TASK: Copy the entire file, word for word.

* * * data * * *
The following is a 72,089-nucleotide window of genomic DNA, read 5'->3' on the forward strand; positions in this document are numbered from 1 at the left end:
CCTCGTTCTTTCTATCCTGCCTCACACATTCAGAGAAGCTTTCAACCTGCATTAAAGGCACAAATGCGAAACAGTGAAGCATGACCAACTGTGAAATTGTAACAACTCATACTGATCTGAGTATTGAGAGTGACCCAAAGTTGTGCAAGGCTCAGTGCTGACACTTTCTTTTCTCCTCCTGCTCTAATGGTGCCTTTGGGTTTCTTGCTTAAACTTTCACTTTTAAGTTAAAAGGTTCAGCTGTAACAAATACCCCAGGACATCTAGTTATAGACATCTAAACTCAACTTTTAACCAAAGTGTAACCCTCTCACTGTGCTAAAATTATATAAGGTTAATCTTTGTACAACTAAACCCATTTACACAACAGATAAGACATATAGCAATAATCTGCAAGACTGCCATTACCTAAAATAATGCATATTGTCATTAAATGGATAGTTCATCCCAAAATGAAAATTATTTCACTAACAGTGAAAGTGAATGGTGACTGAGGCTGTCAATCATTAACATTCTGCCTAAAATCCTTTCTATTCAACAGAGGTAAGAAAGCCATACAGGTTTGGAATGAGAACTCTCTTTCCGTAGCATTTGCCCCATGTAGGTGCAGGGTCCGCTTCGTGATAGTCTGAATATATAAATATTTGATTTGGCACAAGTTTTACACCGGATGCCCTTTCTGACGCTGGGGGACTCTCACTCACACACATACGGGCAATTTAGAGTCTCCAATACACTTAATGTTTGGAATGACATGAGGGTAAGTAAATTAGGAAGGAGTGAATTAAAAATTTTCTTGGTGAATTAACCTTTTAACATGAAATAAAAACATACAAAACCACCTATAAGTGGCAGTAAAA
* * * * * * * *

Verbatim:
The following is a 72,089-nucleotide window of genomic DNA, read 5'->3' on the forward strand; positions in this document are numbered from 1 at the left end:
CCTCGTTCTTTCTATCCTGCCTCACACATTCAGAGAAGCTTTCAACCTGCATTAAAGGCACAAATGCGAAACAGTGAAGCATGACCAACTGTGAAATTGTAACAACTCATACTGATCTGAGTATTGAGAGTGACCCAAAGTTGTGCAAGGCTCAGTGCTGACACTTTCTTTTCTCCTCCTGCTCTAATGGTGCCTTTGGGTTTCTTGCTTAAACTTTCACTTTTAAGTTAAAAGGTTCAGCTGTAACAAATACCCCAGGACATCTAGTTATAGACATCTAAACTCAACTTTTAACCAAAGTGTAACCCTCTCACTGTGCTAAAATTATATAAGGTTAATCTTTGTACAACTAAACCCATTTACACAACAGATAAGACATATAGCAATAATCTGCAAGACTGCCATTACCTAAAATAATGCATATTGTCATTAAATGGATAGTTCATCCCAAAATGAAAATTATTTCACTAACAGTGAAAGTGAATGGTGACTGAGGCTGTCAATCATTAACATTCTGCCTAAAATCCTTTCTATTCAACAGAGGTAAGAAAGCCATACAGGTTTGGAATGAGAACTCTCTTTCCGTAGCATTTGCCCCATGTAGGTGCAGGGTCCGCTTCGTGATAGTCTGAATATATAAATATTTGATTTGGCACAAGTTTTACACCGGATGCCCTTTCTGACGCTGGGGGACTCTCACTCACACACATACGGGCAATTTAGAGTCTCCAATACACTTAATGTTTGGAATGACATGAGGGTAAGTAAATTAGGAAGGAGTGAATTAAAAATTTTCTTGGTGAATTAACCTTTTAACATGAAATAAAAACATACAAAACCACCTATAAGTGGCAGTAAAA